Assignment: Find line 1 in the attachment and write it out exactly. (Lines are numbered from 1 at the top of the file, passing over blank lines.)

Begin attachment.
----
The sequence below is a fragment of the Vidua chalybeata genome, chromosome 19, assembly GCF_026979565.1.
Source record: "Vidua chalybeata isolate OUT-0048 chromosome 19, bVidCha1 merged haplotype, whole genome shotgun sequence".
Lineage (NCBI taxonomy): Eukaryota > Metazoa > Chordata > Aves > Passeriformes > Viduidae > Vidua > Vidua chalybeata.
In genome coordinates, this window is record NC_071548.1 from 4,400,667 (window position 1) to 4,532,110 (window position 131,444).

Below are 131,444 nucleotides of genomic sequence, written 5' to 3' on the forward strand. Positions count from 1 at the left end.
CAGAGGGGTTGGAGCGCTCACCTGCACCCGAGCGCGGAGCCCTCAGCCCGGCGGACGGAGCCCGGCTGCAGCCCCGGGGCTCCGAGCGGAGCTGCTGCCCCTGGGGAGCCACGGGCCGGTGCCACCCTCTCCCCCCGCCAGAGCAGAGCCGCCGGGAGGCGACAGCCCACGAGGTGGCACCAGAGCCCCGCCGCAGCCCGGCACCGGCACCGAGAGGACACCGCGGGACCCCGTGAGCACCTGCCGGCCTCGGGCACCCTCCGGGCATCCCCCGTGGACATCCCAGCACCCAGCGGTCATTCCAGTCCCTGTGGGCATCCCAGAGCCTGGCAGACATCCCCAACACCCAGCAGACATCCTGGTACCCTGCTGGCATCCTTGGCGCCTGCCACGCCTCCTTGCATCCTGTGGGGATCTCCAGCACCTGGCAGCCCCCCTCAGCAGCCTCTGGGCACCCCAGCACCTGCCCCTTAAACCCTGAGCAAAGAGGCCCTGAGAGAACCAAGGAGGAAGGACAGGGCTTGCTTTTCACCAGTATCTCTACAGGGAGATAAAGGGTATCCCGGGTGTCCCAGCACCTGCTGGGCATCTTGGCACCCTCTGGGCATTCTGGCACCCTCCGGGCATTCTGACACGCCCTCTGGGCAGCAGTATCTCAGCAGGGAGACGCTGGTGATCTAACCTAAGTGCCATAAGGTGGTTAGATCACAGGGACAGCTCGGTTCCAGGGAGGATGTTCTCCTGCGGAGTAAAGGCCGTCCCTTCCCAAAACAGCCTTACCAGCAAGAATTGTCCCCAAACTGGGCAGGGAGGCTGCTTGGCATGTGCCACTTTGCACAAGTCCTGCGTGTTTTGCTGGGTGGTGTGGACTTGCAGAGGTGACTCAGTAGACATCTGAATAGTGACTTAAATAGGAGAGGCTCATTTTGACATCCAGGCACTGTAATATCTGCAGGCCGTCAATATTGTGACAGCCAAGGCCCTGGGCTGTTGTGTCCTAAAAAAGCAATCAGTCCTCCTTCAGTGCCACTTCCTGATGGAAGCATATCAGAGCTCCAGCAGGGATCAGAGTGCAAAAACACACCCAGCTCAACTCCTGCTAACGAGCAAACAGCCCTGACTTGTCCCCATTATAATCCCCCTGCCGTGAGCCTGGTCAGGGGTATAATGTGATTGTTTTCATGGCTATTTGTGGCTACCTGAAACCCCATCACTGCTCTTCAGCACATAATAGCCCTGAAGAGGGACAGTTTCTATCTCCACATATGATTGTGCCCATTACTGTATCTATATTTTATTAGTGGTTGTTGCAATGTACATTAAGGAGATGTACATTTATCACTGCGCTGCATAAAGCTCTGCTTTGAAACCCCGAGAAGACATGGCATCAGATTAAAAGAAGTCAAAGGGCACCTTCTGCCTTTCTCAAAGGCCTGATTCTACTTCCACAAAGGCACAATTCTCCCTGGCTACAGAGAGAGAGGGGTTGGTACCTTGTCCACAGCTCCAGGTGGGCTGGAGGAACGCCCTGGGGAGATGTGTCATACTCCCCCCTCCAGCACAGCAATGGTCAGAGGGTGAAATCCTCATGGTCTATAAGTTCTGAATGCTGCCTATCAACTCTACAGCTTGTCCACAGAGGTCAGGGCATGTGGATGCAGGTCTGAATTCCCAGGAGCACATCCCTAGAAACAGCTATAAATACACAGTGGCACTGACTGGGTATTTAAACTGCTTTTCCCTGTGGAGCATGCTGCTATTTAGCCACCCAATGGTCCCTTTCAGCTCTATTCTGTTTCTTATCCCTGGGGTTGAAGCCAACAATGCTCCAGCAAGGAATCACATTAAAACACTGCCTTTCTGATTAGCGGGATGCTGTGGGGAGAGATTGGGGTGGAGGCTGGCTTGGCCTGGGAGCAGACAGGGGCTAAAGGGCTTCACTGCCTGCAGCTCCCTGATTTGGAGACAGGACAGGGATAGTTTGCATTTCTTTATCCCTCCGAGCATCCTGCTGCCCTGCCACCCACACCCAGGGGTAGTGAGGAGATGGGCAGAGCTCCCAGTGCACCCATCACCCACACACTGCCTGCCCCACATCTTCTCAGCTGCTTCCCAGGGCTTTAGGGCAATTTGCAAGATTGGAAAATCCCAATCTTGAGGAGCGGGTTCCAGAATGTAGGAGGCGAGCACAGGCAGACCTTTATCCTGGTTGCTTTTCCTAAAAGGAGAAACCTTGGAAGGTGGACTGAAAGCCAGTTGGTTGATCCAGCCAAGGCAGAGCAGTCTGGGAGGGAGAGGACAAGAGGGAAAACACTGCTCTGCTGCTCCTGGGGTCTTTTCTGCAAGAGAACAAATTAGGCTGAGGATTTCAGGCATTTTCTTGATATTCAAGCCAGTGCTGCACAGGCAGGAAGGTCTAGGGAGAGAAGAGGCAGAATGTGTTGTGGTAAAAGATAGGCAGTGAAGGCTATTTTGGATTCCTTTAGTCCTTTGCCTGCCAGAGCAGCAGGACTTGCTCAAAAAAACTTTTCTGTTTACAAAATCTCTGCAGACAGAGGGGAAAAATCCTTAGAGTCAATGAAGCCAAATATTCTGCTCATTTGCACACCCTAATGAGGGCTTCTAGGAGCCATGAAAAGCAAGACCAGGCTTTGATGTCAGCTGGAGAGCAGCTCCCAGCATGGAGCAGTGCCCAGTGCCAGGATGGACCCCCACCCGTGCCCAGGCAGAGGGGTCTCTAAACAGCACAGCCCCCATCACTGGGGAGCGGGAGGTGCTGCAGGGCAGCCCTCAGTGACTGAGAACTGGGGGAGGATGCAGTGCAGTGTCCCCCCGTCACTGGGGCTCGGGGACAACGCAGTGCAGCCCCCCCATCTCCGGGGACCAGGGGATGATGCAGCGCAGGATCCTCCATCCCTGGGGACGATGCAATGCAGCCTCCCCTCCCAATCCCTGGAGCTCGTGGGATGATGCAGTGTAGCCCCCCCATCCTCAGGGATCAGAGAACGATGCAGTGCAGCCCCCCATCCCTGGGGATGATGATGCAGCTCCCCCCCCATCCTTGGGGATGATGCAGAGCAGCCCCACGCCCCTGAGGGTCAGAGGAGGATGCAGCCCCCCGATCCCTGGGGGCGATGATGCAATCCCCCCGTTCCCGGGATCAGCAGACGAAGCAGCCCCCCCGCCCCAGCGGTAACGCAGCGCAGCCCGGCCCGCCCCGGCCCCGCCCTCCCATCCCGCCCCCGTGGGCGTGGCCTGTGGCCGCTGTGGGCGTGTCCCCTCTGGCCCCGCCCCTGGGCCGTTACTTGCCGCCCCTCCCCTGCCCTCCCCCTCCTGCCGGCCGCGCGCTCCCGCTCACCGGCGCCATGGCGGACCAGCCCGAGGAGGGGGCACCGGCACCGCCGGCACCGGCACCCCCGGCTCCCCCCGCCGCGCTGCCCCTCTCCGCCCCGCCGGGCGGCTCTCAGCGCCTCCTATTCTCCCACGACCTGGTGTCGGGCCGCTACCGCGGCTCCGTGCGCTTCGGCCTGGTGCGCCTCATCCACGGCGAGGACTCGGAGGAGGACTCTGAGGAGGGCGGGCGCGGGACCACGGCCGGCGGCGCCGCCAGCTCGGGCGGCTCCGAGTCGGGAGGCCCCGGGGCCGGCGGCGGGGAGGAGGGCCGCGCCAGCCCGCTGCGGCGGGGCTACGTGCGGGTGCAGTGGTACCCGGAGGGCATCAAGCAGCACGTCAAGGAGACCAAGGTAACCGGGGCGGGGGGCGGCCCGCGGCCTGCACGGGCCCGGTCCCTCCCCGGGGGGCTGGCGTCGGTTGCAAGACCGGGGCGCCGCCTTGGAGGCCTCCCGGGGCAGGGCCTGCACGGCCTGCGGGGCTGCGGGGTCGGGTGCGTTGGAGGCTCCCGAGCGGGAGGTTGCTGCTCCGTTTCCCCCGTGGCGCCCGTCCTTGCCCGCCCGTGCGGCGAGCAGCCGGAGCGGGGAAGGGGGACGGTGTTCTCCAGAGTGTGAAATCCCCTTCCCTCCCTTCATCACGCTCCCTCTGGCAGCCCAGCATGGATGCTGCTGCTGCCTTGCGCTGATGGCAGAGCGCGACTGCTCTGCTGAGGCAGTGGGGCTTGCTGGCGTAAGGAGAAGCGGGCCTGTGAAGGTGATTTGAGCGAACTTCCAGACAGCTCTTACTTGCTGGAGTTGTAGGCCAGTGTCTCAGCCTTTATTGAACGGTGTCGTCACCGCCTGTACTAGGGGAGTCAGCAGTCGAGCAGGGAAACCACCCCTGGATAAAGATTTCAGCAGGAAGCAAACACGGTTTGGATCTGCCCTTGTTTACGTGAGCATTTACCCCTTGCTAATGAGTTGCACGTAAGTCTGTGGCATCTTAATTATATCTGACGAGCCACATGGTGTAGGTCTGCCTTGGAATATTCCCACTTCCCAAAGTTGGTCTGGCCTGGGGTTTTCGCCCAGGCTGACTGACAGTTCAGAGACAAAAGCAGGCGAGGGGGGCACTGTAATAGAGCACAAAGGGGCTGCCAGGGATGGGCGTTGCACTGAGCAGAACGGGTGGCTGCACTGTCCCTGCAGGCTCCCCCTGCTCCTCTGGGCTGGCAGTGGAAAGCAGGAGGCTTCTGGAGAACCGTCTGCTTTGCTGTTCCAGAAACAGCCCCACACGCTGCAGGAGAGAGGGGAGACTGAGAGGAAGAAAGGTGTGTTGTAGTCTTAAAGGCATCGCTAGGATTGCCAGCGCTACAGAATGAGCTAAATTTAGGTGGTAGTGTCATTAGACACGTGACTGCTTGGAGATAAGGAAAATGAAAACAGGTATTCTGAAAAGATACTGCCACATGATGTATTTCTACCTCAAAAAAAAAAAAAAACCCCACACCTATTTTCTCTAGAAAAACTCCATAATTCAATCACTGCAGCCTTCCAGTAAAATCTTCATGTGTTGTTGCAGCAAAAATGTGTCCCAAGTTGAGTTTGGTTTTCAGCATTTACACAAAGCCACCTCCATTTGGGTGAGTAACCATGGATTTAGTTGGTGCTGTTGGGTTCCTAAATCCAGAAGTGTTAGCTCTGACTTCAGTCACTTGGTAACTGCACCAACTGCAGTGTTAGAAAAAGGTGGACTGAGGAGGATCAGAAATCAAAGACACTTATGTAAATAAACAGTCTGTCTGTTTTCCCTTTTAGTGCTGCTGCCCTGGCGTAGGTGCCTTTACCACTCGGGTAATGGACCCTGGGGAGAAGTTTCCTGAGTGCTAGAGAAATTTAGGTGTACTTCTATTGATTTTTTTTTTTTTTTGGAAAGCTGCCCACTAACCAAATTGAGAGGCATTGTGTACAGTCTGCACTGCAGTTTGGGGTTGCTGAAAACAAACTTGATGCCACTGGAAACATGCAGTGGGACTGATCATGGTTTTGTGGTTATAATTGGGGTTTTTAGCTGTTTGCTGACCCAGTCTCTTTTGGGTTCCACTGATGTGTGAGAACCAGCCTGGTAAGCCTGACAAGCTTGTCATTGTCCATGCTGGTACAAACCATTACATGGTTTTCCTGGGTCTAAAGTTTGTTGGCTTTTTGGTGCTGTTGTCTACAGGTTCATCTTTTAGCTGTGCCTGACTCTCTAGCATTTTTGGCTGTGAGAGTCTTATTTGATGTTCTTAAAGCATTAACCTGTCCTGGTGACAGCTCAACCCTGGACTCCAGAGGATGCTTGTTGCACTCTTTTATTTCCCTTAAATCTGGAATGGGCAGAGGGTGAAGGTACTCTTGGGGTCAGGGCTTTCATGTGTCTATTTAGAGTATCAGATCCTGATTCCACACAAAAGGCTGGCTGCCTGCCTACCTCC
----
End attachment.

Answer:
The sequence below is a fragment of the Vidua chalybeata genome, chromosome 19, assembly GCF_026979565.1.